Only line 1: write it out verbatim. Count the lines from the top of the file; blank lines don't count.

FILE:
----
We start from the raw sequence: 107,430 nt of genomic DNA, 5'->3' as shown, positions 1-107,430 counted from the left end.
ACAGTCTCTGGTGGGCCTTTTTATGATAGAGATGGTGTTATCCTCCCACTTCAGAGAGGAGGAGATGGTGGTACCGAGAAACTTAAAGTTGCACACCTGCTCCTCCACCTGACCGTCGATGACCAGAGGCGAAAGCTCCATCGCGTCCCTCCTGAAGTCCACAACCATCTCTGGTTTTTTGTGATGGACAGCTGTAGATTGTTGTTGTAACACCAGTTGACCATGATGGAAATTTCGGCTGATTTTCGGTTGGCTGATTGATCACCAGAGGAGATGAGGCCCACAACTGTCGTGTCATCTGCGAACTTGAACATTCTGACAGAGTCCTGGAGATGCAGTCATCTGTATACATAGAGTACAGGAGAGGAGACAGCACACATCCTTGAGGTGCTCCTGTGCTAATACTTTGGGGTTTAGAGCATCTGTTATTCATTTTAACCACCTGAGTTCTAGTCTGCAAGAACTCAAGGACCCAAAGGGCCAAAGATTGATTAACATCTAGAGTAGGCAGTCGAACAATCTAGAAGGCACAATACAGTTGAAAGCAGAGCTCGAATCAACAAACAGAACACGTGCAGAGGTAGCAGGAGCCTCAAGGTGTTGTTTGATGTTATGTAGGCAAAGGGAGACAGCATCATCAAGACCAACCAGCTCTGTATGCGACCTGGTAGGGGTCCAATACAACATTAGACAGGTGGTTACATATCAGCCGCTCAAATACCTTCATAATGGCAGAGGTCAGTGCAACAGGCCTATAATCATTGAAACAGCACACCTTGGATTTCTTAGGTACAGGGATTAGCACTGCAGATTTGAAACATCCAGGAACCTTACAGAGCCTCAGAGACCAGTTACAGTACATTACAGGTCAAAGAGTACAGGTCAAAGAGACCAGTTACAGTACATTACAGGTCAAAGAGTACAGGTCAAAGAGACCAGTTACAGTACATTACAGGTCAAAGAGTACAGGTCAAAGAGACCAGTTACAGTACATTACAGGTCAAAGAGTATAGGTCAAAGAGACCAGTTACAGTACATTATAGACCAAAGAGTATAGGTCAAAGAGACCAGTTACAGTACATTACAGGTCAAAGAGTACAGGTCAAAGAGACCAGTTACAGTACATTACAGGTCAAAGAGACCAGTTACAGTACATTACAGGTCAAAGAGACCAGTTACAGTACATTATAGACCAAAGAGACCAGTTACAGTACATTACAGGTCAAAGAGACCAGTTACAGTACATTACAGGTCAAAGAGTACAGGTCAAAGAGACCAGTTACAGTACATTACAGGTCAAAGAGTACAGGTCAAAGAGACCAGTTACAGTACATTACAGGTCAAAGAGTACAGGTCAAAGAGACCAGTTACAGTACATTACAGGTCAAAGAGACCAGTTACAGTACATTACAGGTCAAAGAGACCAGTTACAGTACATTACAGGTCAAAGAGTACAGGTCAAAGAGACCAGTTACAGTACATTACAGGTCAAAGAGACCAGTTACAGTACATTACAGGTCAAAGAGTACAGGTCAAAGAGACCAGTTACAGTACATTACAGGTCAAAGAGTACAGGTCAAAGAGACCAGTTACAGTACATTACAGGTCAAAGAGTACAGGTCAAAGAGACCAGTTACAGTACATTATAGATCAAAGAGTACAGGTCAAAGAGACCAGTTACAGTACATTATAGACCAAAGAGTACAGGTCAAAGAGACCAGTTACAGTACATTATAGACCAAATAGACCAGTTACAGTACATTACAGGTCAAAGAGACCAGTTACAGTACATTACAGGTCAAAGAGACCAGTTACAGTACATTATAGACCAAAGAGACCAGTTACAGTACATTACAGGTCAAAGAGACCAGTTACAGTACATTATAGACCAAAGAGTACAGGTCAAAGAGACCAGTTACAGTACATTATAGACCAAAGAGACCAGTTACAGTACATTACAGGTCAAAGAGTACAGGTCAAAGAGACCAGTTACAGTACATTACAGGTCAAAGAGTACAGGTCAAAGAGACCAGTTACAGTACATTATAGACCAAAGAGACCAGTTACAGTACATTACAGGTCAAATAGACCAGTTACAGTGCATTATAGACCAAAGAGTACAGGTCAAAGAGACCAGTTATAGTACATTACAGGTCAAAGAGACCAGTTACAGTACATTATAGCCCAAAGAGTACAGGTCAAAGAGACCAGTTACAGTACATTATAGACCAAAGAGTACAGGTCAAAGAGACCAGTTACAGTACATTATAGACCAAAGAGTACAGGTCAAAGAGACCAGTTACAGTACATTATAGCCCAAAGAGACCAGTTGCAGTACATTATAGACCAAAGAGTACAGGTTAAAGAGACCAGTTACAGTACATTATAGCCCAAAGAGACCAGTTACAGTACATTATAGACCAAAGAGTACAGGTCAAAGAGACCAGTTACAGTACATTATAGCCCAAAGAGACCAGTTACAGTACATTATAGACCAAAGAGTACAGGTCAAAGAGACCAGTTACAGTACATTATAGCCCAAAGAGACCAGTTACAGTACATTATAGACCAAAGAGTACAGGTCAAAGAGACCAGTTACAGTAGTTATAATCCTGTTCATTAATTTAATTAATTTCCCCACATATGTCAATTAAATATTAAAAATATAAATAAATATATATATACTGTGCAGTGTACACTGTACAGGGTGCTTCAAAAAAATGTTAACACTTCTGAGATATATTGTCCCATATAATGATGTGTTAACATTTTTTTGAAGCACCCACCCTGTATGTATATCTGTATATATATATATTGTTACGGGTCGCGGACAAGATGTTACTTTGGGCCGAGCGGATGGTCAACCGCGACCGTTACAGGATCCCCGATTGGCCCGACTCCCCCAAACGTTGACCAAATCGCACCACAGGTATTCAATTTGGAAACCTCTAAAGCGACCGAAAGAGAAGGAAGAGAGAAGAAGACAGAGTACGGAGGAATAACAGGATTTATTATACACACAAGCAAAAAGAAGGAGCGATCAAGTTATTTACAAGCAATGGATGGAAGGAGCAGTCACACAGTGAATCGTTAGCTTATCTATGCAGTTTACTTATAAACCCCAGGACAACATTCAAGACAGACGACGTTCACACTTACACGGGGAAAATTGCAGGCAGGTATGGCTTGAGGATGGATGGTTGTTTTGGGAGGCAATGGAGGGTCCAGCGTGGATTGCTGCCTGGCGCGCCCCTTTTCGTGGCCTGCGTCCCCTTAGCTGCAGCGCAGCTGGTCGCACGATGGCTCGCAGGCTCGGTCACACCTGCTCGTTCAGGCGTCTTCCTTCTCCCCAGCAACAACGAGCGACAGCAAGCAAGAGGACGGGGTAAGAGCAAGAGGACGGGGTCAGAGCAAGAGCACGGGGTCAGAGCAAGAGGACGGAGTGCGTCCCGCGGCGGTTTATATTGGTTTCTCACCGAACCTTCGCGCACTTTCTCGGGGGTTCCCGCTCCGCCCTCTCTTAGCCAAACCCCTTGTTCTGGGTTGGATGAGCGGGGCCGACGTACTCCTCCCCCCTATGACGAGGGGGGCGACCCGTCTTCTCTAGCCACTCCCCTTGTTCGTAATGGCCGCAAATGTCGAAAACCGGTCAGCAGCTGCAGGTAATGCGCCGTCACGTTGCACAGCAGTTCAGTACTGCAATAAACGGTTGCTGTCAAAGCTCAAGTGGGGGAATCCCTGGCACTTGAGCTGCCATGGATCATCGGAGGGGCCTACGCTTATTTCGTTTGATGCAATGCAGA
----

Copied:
We start from the raw sequence: 107,430 nt of genomic DNA, 5'->3' as shown, positions 1-107,430 counted from the left end.